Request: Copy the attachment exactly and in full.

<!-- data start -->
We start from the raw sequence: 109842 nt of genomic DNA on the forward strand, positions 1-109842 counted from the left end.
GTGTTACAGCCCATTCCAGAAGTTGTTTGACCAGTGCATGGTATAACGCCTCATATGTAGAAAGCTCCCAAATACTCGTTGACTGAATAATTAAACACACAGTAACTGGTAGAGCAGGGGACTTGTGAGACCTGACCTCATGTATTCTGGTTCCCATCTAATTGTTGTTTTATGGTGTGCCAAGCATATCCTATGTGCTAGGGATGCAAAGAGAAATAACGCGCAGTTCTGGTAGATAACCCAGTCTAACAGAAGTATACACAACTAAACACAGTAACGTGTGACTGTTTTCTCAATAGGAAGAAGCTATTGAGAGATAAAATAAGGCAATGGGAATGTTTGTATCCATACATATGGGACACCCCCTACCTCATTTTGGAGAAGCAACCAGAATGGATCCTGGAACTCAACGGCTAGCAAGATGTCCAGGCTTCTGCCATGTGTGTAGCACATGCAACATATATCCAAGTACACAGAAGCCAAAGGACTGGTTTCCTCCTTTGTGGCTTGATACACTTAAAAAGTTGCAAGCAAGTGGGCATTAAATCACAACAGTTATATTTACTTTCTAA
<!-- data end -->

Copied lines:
We start from the raw sequence: 109842 nt of genomic DNA on the forward strand, positions 1-109842 counted from the left end.
GTGTTACAGCCCATTCCAGAAGTTGTTTGACCAGTGCATGGTATAACGCCTCATATGTAGAAAGCTCCCAAATACTCGTTGACTGAATAATTAAACACACAGTAACTGGTAGAGCAGGGGACTTGTGAGACCTGACCTCATGTATTCTGGTTCCCATCTAATTGTTGTTTTATGGTGTGCCAAGCATATCCTATGTGCTAGGGATGCAAAGAGAAATAACGCGCAGTTCTGGTAGATAACCCAGTCTAACAGAAGTATACACAACTAAACACAGTAACGTGTGACTGTTTTCTCAATAGGAAGAAGCTATTGAGAGATAAAATAAGGCAATGGGAATGTTTGTATCCATACATATGGGACACCCCCTACCTCATTTTGGAGAAGCAACCAGAATGGATCCTGGAACTCAACGGCTAGCAAGATGTCCAGGCTTCTGCCATGTGTGTAGCACATGCAACATATATCCAAGTACACAGAAGCCAAAGGACTGGTTTCCTCCTTTGTGGCTTGATACACTTAAAAAGTTGCAAGCAAGTGGGCATTAAATCACAACAGTTATATTTACTTTCTAA